British Exceptionalism at the EU Commission
Of all EU member states, the UK has the fewest citizens working in the Commission per capita; the British presence at the Commission has been declining over time
I recently came across some data on the number of citizens from each EU member state working in the Commission. Note that the Commission reportedly accounts for more than half of all civil servants employed by the EU. I calculated the number of citizens working in the Commission per capita (to be precise––per 100,000) for each EU member state:
Unsurprisingly, Belgium has by far the highest number of citizens working in the Commission per capita. Interestingly, the UK has the lowest, which is consistent with other evidence that the UK is in many respects the least well-integrated EU member state. Note that this is not a new phenomenon due to British staff quitting after the Brexit vote. A 2013 House of Commons report reported that:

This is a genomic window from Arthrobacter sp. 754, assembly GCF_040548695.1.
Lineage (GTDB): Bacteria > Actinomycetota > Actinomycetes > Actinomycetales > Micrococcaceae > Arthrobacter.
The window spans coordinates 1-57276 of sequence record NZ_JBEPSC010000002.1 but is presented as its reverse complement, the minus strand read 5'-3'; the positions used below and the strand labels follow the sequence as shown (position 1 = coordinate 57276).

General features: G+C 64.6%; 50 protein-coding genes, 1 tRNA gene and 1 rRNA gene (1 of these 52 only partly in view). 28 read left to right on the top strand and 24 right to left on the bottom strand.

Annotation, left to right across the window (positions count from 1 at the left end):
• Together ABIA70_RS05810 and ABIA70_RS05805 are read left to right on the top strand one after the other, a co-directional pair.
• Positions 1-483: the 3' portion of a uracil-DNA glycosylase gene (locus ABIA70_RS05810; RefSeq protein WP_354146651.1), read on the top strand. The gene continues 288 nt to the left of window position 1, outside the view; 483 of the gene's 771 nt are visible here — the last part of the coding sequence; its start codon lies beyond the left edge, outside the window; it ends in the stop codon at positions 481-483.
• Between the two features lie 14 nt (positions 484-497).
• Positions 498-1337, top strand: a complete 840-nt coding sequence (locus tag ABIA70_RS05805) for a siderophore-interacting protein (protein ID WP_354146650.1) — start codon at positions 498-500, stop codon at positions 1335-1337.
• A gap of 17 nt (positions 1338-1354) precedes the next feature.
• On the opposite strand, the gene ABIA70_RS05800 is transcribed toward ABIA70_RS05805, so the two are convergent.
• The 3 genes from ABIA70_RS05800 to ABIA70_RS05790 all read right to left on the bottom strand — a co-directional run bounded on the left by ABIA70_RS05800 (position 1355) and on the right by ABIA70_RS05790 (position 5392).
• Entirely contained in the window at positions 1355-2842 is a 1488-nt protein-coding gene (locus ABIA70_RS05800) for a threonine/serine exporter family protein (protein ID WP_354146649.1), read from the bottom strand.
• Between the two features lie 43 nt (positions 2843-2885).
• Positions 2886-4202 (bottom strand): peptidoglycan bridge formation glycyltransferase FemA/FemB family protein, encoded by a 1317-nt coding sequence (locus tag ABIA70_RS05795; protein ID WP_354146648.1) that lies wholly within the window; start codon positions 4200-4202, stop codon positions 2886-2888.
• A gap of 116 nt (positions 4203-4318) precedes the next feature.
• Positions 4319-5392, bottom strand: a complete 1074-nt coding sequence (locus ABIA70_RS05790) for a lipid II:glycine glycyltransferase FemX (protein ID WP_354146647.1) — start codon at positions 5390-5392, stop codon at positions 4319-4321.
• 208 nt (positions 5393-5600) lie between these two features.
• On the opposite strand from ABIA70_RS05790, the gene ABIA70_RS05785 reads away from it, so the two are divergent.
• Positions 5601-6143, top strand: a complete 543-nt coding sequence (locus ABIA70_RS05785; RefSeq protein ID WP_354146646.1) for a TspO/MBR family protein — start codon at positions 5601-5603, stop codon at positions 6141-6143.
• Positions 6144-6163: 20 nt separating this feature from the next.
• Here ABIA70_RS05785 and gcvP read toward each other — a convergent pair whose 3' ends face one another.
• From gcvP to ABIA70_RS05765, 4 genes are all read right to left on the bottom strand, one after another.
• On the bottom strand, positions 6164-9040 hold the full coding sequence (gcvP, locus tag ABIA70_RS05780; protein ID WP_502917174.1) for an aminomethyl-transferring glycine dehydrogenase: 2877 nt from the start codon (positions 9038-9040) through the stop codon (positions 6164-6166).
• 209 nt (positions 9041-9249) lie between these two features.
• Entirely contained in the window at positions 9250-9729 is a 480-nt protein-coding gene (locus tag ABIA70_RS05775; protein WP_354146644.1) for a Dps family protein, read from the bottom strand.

the Government’s efforts are not so far reversing the decline in the UK presence. In relation to its share of the EU’s population (12.5%), the UK remains significantly under-represented among the staff of the major EU institutions, and its presence continues to shrink. We were seriously concerned to learn that the number of UK nationals on the staff of the European Commission has fallen by 24% in seven years, and now stands at 4.6% of the total
This article by Dr Christopher Huggins notes the following about why there are so few British staff at the Commission:
Prospective EU staff have to undertake a competitive exam, known as the concours. Although the government has worked to prepare prospective candidates, UK entrants to the concours remain relatively low.
It goes without saying that foreign language skills are a necessity for any EU employee. Yet the report showed that only 27% of UK secondary school students were studying French and German, compared to 93% of students in the rest of the EU learning English. Only 6% of British upper secondary students were learning two or more languages, compared to 60% across the EU. Awareness of EU job opportunities among university graduates is also low.